Lower Case Letter Painting Print… Letter – Lower Case ‘p’ Stretched Wall… True 45 64 50 67 59
67″ x 29.5″ Soaking … Fanmats Alabama State Football… False 24 41 27 42 43

A few lines of code are all we need to generate split violin plot using the Seaborn library. The purple distribution depicts a smoothed (sideways) histogram of fuzzy matching scores when Match is True, while the light-green shows the distribution of similarity scores when Match is False. When two distributions have little or no overlap along the y-axis, the fuzzy matching function will do a better job distinguishing between our binary classes.

Figure 2: These violin plots depict “fuzzy similarity scores” for pairs of product names. Pairs that refer to the same product are labeled as “True” and are otherwise labeled as “False.” The distributions vary depending on the fuzzywuzzy method used to compute the scores. 

Generally, these fuzzy matching scores do a good job in distinguishing between observations where the two names refer to the same product. For any method, a pair of names with a similarity score of 50 or more will probably refer to the same product.

Still, we can see that some fuzzy matching functions do a better job than others in distinguishing between True and False observations. The token_set_ratio plot seems to have the least overlap between the True and False distributions, followed by the plots for token_sort_ratio and WRatio. Of our five similarity scores, the scores from these methods should perform the best in any predictive model. In comparison, notice how much more the True and False distributions overlap for the partial_ratio and QRatio methods. Scores from these methods will be less helpful as features.

Conclusion: Violin plots suggest that of our five similarity scores, token_set_ratio would be the best feature in a predictive model, especially compared to the partial_ratio or QRatio methods.

Why Violin Plots are Superior to More Conventional Analyses


For comparison, let’s look at the Pearson correlation coefficients between our fuzzy-matching scores and our indicator variable for whether the pair is a match or not.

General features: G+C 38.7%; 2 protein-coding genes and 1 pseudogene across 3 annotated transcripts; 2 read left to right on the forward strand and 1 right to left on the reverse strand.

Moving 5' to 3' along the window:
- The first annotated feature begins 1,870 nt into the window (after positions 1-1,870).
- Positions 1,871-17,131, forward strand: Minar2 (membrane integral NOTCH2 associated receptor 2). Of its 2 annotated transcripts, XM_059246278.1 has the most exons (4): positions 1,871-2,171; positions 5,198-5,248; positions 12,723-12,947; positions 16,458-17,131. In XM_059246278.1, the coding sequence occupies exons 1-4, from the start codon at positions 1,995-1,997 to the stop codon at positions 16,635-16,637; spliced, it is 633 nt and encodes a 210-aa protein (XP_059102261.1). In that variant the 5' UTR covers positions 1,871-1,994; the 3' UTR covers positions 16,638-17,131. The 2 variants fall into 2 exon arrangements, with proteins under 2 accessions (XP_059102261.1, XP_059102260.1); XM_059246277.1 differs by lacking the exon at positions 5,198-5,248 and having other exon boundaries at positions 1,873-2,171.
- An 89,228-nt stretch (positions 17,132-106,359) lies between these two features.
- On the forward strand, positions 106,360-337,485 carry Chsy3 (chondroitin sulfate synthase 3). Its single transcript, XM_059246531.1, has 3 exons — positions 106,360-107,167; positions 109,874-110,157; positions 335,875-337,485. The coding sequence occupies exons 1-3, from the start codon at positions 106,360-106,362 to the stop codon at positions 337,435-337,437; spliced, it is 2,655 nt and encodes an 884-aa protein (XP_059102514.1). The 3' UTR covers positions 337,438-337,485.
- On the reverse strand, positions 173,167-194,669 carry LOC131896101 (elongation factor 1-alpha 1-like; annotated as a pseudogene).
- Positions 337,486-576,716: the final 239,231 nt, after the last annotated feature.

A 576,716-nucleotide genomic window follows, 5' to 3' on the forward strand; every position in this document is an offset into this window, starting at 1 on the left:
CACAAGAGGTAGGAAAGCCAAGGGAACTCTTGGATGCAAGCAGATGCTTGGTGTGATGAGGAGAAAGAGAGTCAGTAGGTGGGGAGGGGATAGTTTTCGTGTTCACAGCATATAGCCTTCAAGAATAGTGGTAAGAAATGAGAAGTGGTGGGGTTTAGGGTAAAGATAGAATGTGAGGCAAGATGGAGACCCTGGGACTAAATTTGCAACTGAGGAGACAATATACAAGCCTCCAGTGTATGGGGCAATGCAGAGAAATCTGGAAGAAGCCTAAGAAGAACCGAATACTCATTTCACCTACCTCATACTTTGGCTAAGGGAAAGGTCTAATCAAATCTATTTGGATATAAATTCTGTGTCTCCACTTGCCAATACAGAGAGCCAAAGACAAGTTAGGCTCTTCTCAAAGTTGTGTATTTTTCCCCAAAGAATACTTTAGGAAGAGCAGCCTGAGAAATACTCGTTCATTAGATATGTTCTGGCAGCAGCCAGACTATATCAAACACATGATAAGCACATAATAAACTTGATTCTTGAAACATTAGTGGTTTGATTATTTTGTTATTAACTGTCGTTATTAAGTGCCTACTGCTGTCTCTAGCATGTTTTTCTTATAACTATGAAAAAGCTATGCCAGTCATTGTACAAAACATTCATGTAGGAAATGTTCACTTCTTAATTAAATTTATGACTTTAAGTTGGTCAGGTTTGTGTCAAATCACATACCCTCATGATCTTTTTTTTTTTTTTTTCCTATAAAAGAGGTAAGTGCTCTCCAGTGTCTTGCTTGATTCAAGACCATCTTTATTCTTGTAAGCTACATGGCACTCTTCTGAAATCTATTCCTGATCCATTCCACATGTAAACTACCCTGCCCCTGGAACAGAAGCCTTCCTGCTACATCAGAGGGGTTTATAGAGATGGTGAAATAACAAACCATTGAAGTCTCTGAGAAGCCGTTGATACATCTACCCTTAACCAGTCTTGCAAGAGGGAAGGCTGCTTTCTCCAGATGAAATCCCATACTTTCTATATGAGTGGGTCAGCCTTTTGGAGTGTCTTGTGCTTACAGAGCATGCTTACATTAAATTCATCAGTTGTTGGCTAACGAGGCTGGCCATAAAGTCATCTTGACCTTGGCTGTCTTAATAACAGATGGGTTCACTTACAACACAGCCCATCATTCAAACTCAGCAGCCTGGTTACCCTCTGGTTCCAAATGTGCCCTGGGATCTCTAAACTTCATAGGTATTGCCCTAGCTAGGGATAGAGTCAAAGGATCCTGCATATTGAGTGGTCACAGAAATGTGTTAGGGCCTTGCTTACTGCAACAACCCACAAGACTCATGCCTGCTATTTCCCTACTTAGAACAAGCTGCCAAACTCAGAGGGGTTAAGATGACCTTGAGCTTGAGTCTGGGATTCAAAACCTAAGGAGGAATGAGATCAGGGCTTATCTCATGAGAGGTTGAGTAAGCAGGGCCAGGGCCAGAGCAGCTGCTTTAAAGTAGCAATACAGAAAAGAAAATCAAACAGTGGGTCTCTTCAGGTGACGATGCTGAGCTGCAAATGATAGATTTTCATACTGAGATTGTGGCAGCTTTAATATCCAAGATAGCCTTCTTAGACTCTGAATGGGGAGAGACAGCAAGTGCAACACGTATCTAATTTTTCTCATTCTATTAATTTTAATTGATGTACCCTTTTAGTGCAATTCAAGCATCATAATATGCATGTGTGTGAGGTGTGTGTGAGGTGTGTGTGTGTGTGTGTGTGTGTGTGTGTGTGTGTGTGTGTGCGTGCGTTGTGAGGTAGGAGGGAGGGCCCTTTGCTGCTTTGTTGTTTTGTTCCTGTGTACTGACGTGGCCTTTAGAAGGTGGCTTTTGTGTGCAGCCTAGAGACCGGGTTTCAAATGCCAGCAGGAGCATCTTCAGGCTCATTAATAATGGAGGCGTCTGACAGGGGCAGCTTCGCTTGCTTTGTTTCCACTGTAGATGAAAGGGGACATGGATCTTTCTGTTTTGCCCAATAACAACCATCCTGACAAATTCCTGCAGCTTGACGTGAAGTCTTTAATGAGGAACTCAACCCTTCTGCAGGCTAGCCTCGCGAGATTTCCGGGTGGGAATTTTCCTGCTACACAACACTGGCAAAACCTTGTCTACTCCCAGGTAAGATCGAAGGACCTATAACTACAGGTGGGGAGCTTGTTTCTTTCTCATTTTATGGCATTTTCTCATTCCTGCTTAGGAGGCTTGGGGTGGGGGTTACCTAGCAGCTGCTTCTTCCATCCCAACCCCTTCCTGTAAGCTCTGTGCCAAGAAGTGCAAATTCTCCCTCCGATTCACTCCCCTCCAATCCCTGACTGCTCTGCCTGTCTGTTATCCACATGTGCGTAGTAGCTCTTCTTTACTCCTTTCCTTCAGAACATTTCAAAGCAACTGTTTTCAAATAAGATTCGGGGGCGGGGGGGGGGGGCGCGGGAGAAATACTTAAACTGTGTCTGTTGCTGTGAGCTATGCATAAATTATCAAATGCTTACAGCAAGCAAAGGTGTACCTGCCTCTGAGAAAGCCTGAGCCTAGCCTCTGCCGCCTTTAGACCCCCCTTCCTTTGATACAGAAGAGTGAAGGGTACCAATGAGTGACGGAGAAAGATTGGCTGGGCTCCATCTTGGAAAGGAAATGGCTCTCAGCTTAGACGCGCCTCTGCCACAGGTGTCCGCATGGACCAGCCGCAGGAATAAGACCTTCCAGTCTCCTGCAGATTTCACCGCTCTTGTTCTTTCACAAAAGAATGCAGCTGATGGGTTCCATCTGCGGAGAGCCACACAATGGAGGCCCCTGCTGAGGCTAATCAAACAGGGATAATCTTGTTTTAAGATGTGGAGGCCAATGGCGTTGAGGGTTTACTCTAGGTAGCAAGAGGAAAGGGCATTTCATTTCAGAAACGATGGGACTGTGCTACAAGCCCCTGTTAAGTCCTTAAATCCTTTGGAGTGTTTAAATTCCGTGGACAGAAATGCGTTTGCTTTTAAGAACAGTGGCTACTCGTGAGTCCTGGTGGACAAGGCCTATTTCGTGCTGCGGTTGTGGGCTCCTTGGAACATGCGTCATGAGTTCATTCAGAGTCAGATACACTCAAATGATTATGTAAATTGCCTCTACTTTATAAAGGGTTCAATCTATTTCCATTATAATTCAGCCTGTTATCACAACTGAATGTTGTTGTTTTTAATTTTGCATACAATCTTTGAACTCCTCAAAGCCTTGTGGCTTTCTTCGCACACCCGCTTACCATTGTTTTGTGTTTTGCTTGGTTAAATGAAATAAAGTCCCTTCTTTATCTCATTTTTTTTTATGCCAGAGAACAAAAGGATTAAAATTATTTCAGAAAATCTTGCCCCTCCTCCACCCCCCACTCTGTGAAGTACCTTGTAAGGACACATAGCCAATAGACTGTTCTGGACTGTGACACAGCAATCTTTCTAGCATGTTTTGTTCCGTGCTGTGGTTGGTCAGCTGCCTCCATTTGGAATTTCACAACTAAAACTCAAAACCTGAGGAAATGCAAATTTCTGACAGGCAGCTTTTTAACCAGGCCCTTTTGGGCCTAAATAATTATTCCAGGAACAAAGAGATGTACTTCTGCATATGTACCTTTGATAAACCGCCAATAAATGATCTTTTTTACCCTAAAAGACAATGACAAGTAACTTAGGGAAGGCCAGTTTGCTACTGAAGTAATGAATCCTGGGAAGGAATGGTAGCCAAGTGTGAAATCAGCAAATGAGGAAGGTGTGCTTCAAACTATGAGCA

QRatio WRatio partial_ratio token_set_ratio token_sort_ratio
Match 0.68 0.80 0.71 0.84 0.76

For this data, the correlation coefficients give a similar ranking as achieved using the violin plots. The token_set_ratio method gives the strongest correlation to the Match variable while the QRatio method gives the weakest correlation. If our goal was only to identify the best fuzzywuzzy function to use, we apparently could have made our selection using correlation coefficients instead of violin plots. In general, however, violin plots are much more reliable and informative. Consider the following (pathological) example.

Figure 3: Violin plots will show when/where your data violate your expectations. This isn’t necessarily true of other visualizations. 

In these violin plots, the similarity scores on the left appear to be more helpful in separating between matches and not-matches. There is less overlap between the True and False observations and the observations are more tightly clustered into their respective groups.

However, notice that the relationship between the similarity scores and the True/False indicator is not at all linear or even monotone. As a result, correlation coefficients can fail to correctly guide our decision on which set of scores to use. Is this true? Let’s take a look.

  score1 score2
Match -0.28 -0.30

Here, the correlation coefficients of score1 and score2 against the outcome variable are quite close. However, the plot on the right –the one that doesn’t cleanly separate True and False observations– has the stronger correlation coefficient. If we blindly took the series with the strongest correlation, we would choose the less helpful of the two features.

 

Wrapping up…


To summarize:

  1. Split violin plots are a great way to visualize your data at a quick glance, especially when dealing with binary classification problems.
  2. Violin plots can guide us in feature engineering and selection by revealing the variables that best separate the two classification outcomes.
  3. Correlation coefficients, in comparison, can accomplish a similar task when the relationship between the features and labels are linear. When linearity is violated, the correlation coefficients are misleading in comparison to the violin plots.

There are certainly limits to this approach. Nothing that requires an “eye test” is scalable to many features. Also, violin plots have a few important parameters which, if not properly set, can hide important patterns in the data. Still, when properly used, split violin plots are a great tool for binary classification type problems.

Acknowledgements

Special thanks to Zhenyu Lai, Aditya Karan, Brad Fay and Laura Tengelsen for excellent editing and feedback.

Authors: Benjamin Tengelsen

[1] Data and code for this post are available on github: https://github.com/wayfair/gists/tree/master/data-science/ViolinPlot_BlogPost